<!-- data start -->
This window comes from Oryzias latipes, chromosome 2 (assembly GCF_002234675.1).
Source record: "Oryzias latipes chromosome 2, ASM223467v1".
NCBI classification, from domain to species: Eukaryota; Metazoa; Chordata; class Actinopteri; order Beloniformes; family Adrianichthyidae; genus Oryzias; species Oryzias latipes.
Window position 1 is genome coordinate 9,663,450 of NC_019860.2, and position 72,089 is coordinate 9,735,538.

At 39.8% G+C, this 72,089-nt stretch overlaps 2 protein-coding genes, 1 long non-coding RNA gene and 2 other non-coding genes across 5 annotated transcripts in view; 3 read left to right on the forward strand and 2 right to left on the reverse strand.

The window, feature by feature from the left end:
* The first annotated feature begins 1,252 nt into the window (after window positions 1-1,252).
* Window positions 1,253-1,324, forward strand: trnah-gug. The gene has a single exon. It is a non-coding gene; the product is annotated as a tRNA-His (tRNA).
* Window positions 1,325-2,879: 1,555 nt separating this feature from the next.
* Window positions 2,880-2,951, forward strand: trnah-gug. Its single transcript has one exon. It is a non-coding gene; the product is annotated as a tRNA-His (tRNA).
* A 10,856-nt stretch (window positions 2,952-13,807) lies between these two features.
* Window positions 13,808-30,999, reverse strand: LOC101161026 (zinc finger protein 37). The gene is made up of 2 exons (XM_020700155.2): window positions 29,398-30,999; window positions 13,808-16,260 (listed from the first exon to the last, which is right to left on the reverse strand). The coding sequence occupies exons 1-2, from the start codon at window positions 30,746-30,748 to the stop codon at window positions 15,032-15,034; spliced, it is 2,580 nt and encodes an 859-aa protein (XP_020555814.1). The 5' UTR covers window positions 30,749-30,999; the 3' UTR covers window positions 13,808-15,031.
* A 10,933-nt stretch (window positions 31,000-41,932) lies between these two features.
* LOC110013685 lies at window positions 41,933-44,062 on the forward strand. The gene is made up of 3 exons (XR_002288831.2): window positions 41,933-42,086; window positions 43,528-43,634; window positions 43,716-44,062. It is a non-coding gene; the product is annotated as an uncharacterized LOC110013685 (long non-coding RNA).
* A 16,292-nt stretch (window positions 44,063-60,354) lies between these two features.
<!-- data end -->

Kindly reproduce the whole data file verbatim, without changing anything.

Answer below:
This window comes from Oryzias latipes, chromosome 2 (assembly GCF_002234675.1).
Source record: "Oryzias latipes chromosome 2, ASM223467v1".
NCBI classification, from domain to species: Eukaryota; Metazoa; Chordata; class Actinopteri; order Beloniformes; family Adrianichthyidae; genus Oryzias; species Oryzias latipes.
Window position 1 is genome coordinate 9,663,450 of NC_019860.2, and position 72,089 is coordinate 9,735,538.

At 39.8% G+C, this 72,089-nt stretch overlaps 2 protein-coding genes, 1 long non-coding RNA gene and 2 other non-coding genes across 5 annotated transcripts in view; 3 read left to right on the forward strand and 2 right to left on the reverse strand.

The window, feature by feature from the left end:
* The first annotated feature begins 1,252 nt into the window (after window positions 1-1,252).
* Window positions 1,253-1,324, forward strand: trnah-gug. The gene has a single exon. It is a non-coding gene; the product is annotated as a tRNA-His (tRNA).
* Window positions 1,325-2,879: 1,555 nt separating this feature from the next.
* Window positions 2,880-2,951, forward strand: trnah-gug. Its single transcript has one exon. It is a non-coding gene; the product is annotated as a tRNA-His (tRNA).
* A 10,856-nt stretch (window positions 2,952-13,807) lies between these two features.
* Window positions 13,808-30,999, reverse strand: LOC101161026 (zinc finger protein 37). The gene is made up of 2 exons (XM_020700155.2): window positions 29,398-30,999; window positions 13,808-16,260 (listed from the first exon to the last, which is right to left on the reverse strand). The coding sequence occupies exons 1-2, from the start codon at window positions 30,746-30,748 to the stop codon at window positions 15,032-15,034; spliced, it is 2,580 nt and encodes an 859-aa protein (XP_020555814.1). The 5' UTR covers window positions 30,749-30,999; the 3' UTR covers window positions 13,808-15,031.
* A 10,933-nt stretch (window positions 31,000-41,932) lies between these two features.
* LOC110013685 lies at window positions 41,933-44,062 on the forward strand. The gene is made up of 3 exons (XR_002288831.2): window positions 41,933-42,086; window positions 43,528-43,634; window positions 43,716-44,062. It is a non-coding gene; the product is annotated as an uncharacterized LOC110013685 (long non-coding RNA).
* A 16,292-nt stretch (window positions 44,063-60,354) lies between these two features.